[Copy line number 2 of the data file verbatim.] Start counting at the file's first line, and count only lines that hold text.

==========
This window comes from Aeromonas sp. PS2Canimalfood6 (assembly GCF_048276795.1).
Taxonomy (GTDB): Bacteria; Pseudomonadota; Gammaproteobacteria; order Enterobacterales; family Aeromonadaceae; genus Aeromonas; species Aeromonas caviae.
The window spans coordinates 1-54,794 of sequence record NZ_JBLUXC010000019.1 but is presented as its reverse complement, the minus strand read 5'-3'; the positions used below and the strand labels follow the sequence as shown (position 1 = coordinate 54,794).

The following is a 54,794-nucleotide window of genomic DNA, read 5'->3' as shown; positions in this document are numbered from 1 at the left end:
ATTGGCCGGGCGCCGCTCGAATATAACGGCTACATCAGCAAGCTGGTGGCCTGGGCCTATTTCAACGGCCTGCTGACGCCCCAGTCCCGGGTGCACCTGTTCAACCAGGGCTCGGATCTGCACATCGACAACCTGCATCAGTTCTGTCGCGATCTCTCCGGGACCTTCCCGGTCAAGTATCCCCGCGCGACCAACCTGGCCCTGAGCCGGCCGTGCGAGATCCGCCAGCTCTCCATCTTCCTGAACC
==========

Taxonomy (GTDB): Bacteria; Pseudomonadota; Gammaproteobacteria; order Enterobacterales; family Aeromonadaceae; genus Aeromonas; species Aeromonas caviae.